There are loads of analytics platforms to help you track visitor and usage data on your sites. Perhaps most notably Google Analytics, which is widely used (including on this site), probably due to it’s ease of integration, feature-richness, and the fact that it’s free (until you need to jump up to the enterprise tier which is some crazy six-figure jump).

I don’t take any particular issue with Google Analytics. In fact I quite like it, especially as I’ve learned more about customizing it, like we’ve done here on CSS-Tricks as well as on CodePen.

But there are other options. In particular, I wanted to look at some other options where:

  • You can self-host the analytics. Always something to be said for owning your own data.
  • Data collection doesn’t require JavaScript. That’s so often blocked these days, as wariness of third-party JavaScript grows. It’s interesting to consider the entirely unobtrusive server-log based analytics.

I didn’t find a sea of options to look at. The classic one I always think of in this category is Shaun Inman’s Mint, but Mint isn’t taking new customers anymore. Maybe I’m not looking in all the right places, and perhaps you can help with that. Please chime in with a comment if you know of more options — especially ones you have experience with.

Fathom Analytics

This is one Dave Rupert uses on his personal site and has written about. They have a paid hosted version, which is still focused on privacy in the sense that it does not track or store user data. But they also have a free self-hosted version you can run on your own. Actual data collection is done via a JavaScript snippet you put into your site.

I use @usefathom on Postgres with @HasuraHQ to get my stats through GraphQL on my @gatsbyjs powered blog https://t.co/fKotgYuHFG (generates the “most views” list in the footer).

— knut (@kmelve) September 9, 2019

Ackee

This is based on Node.js and can only be self-hosted. Actual data collection is done with a JavaScript snippet you put into the site.

Matomo On-Premise

Matomo Cloud is their hosted version, and On-Premisis is the self-hosted version. The actual data collection is done via a JavaScript snippet you put into the site.

I personally use matomo for my side projects. Its vast and getten me fall into love. ✌

— RaKesh Mandal (@rkalways_) September 10, 2019

GoAccess

GoAccess is notable because it’s the first in the list that is a “web log analyzer” which means it looks at access logs that your web server creates rather than relying on JavaScript reporting from the client side. Theoretically, this should be more accurate since client-side JavaScript can be blocked. GoAccess generates reporting that can be viewed in the terminal, as well as browser-based charts and graphs.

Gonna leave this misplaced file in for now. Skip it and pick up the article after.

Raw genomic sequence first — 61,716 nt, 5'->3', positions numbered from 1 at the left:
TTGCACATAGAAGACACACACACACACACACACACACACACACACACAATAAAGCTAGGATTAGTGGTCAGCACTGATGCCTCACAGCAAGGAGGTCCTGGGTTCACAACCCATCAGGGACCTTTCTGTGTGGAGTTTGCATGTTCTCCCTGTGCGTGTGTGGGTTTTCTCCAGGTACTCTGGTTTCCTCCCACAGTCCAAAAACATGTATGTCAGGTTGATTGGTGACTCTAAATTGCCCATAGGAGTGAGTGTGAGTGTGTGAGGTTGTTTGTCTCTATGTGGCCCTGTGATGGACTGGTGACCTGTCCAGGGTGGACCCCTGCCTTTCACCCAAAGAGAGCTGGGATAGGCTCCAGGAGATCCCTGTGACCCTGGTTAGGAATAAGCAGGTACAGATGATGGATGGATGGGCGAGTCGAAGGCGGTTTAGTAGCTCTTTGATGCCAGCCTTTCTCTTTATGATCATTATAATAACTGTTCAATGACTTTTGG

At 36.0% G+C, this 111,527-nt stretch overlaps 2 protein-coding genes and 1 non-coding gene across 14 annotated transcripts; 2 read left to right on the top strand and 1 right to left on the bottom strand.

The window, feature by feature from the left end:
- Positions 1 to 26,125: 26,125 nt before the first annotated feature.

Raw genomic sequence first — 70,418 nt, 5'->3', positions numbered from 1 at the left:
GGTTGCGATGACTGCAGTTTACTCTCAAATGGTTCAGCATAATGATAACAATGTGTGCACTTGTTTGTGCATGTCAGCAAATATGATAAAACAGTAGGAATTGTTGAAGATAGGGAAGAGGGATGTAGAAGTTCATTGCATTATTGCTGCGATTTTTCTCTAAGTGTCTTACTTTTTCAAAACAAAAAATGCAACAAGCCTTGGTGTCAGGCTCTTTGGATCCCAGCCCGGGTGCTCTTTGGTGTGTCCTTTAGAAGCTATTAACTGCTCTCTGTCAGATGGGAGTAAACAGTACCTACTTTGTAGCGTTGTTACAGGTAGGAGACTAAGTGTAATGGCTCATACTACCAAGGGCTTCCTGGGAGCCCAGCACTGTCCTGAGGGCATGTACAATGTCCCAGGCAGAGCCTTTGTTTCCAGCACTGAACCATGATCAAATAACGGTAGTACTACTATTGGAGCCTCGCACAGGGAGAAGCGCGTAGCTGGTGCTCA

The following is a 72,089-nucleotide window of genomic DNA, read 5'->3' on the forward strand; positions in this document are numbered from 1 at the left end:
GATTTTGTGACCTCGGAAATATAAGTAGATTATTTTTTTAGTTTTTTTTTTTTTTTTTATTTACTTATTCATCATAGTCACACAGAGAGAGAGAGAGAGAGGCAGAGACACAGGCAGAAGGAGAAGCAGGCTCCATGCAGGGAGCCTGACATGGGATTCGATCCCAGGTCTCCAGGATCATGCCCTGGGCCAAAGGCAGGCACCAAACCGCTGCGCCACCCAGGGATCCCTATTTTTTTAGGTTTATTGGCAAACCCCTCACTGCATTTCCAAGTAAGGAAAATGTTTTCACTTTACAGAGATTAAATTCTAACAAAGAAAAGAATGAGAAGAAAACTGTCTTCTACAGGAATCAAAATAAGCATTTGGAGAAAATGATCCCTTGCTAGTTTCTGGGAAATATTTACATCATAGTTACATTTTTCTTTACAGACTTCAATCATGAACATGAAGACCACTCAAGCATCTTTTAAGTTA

I use GoAccess as a static site generated on a cronjob (https://t.co/yiQMev7NDu) which seems to work quite nicely for very basic site. Doesn’t (afaik) handle ignoring spiders etc

— Shane Hudson (@ShaneHudson) September 9, 2019

Netlify Analytics

Netlify Analytics isn’t self-hosted in that you install it yourself on servers you rent. A big point of using Netlify is that it prevents you from dealing with your own servers. The analytics are server-log based rather than JavaScript which can be desirable as they are likely more accurate and don’t impact performance.

Web hosts are uniquely qualified to offer analytics to their users as they configure their own logging and such. For example, I also have analytics on this site through Flywheel, without installing anything, because they can analyze the traffic going through their servers. We wrote up an overview of the service when it was released.

AWStats

AWStats is the oldest analytics tool on the block. When I started out on the web, all the web hosting providers touted AWStats dashboards as part of their offerings. It runs on Perl, and like the last two services above, it gets data from server logs.

It ain’t pretty but it’s free, open-source, and has the stability of being a software project nearly 20 years old.

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